« on: 06/02/2022 14:38:51 »
Going back a few posts, I note that hydrogen has been declared by an expert consensus uneconomic and unfeasible for domestic heating and urban transport. Precisely the uses for which it was put in every city 200 years ago, and currently in Orkney, respectively.
The right economic comparison is between making heat by burning hydrogen generated by electrolysis using carbon-free electricity, and using the electricity directly to make heat. From a systems cost point of view, hydrogen loses in this comparison. First, electrolysis is at best about 75% efficient in capturing the energy content of electricity. So you need a lot more green electricity sources to make up for that loss. Second, you need an essentially duplicative energy distribution grid to get the hydrogen to where the heat is needed. The cost of that network raises again the cost of hydrogen relative to electricity. Finally, hydrogen is substantially less efficient as a source of heat in a home or building. A hydrogen fueled furnace is at best about 95% efficient in delivering the energy content of its fuel as heat; in all but the coldest climates, an electrically driven air-source heat pump can easily deliver 300% annualized efficiency (and in climates where there is any demand for summer cooling, the equipment for heating and cooling are essentially the same, so there is additional advantage there).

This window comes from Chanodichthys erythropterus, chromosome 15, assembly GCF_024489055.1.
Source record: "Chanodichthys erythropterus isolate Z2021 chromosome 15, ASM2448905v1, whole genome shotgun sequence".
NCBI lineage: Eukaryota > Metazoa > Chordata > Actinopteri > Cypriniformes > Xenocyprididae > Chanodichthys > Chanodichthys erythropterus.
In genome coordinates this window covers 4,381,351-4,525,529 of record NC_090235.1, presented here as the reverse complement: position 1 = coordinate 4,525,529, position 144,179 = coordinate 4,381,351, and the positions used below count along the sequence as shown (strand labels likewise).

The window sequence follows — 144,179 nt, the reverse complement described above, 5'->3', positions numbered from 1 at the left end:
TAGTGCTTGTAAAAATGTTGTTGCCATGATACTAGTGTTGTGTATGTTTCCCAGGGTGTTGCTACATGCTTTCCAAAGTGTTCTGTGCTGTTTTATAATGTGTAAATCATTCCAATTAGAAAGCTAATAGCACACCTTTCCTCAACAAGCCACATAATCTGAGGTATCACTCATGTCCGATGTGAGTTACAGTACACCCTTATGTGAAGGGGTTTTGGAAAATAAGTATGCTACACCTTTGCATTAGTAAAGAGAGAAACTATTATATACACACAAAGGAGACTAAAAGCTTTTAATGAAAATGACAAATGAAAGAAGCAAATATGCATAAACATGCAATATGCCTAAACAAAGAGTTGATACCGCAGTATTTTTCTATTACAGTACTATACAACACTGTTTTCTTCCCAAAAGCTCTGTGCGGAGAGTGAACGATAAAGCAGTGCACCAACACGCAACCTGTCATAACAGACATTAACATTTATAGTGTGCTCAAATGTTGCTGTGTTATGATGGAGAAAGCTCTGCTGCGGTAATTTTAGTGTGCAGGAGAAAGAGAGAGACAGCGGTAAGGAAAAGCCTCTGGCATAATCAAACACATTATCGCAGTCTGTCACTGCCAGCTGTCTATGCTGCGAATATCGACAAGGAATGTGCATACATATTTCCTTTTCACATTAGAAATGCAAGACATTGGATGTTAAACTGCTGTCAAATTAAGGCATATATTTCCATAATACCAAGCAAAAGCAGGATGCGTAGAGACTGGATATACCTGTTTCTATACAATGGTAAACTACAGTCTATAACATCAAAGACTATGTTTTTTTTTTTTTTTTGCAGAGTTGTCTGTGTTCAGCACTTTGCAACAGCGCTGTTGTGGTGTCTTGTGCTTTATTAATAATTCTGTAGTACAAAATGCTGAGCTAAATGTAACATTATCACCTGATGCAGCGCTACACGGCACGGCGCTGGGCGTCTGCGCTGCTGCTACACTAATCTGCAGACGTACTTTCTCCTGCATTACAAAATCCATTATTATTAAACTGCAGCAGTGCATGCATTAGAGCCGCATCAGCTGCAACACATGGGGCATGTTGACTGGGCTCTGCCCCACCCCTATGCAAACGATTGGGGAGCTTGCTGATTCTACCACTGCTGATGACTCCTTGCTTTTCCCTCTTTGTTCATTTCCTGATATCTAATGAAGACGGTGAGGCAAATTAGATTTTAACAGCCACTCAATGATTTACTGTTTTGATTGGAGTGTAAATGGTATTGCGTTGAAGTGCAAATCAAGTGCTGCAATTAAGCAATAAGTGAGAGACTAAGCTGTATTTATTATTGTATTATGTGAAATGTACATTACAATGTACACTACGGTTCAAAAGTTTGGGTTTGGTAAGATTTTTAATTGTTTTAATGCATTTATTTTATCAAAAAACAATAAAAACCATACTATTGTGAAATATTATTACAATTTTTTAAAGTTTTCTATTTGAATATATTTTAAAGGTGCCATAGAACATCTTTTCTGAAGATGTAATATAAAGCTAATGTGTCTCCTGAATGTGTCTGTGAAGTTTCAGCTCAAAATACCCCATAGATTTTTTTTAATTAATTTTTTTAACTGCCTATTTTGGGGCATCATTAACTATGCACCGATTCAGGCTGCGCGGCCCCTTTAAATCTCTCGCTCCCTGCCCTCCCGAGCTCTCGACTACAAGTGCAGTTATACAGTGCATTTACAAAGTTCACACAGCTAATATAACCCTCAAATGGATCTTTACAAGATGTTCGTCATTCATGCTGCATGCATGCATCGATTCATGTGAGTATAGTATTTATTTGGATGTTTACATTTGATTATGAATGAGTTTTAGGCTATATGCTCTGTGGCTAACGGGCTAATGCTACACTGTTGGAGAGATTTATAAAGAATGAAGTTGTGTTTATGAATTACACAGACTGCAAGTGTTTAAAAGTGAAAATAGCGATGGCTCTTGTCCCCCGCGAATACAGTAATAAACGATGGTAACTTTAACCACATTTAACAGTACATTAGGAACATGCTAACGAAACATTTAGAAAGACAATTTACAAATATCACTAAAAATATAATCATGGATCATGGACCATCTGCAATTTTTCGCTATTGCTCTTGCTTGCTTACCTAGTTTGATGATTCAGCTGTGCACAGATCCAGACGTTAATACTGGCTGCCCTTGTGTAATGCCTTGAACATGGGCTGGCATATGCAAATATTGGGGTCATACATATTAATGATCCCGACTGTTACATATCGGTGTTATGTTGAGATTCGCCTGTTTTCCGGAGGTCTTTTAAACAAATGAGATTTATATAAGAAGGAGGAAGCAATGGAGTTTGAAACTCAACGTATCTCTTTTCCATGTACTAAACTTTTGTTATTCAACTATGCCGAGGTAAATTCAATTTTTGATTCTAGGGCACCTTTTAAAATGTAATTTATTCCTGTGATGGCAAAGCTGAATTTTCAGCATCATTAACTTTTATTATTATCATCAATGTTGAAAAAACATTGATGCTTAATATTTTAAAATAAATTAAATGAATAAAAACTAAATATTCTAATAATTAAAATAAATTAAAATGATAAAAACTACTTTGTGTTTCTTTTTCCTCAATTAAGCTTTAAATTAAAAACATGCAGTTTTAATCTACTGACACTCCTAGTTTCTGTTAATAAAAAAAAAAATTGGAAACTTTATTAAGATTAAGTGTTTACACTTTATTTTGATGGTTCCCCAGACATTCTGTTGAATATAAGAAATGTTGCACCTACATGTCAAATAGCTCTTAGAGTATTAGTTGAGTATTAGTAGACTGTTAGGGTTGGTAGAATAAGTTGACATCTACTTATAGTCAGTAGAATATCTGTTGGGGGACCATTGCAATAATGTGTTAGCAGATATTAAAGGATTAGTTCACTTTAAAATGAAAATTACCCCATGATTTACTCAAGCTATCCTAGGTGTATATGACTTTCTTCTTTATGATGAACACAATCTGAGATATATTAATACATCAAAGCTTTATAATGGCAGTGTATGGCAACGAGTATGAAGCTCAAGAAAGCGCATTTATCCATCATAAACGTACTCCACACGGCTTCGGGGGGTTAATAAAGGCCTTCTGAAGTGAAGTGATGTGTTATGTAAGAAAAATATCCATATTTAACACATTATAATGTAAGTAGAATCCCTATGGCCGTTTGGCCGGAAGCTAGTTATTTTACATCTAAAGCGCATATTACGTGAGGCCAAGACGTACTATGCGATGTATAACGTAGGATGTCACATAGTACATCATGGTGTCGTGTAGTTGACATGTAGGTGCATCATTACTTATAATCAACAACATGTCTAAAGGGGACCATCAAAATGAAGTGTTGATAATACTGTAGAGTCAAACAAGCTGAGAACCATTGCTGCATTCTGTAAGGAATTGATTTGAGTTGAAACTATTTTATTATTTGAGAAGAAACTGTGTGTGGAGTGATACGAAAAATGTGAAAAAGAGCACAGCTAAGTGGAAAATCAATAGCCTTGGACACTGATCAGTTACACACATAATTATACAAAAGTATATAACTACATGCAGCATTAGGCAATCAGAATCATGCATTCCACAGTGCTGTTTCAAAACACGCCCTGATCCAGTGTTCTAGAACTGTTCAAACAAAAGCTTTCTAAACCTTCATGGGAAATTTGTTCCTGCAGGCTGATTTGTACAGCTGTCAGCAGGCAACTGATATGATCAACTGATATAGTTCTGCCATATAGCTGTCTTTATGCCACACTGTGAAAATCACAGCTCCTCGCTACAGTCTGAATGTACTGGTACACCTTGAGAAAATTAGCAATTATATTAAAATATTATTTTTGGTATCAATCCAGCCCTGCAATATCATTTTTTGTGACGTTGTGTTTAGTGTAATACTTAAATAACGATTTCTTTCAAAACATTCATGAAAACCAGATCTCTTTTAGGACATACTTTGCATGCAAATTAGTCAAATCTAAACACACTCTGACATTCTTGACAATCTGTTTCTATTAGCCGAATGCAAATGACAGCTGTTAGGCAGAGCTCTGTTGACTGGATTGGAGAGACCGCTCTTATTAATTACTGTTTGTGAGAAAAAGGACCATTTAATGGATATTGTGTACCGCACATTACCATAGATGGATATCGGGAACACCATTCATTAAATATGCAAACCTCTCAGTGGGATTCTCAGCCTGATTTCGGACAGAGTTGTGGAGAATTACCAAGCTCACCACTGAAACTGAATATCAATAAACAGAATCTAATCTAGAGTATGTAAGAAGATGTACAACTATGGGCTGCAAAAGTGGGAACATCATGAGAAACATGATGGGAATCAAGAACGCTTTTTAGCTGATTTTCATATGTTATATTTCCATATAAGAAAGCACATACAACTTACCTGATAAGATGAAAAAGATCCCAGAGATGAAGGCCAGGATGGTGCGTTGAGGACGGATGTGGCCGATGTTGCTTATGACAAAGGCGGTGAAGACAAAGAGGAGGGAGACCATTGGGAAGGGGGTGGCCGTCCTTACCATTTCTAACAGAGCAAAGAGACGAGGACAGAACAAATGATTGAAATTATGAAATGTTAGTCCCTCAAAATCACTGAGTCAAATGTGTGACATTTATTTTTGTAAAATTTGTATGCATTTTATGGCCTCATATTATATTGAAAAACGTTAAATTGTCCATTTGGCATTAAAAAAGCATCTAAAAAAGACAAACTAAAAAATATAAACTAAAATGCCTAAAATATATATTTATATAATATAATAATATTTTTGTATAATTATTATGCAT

Over all, hydrogen from electrolysis loses the economic equation horribly as a domestic heat source.
Fixed distance between termini means that you can start with just one or two refueling points, say London and Birmingham, with minimal environmental impact and speeds of 200+ mph. Hydrogen power offers a compromise between the fuel weight of a diesel generator and the cost and engineering limitations of overhead power lines.
I agree on the value of high speed intercity trains. Far superior to air travel for most, and maybe all travel on the island of Britain and in most of Europe. When you figure in the ability of trains to move people city-center to city-center, I think the advantage is there for distances well over 200 miles. I have no opinion on air-levitated trains, although the idea makes sense. But trains, of all forms of transportation, most readily lend themselves to battery-electricity power. Refueling is a matter of switching discharged battery trucks off the train, and full charged ones on, or for that matter, if you're building an air levitated system, building induction recharging coils into select track runs. (In other words, I think the need for friction-contact overhead electrical lines is soon to pass). The mass disadvantage of batteries for transport that you've assiduously plugged here simply are not present in "rail" based transport options.
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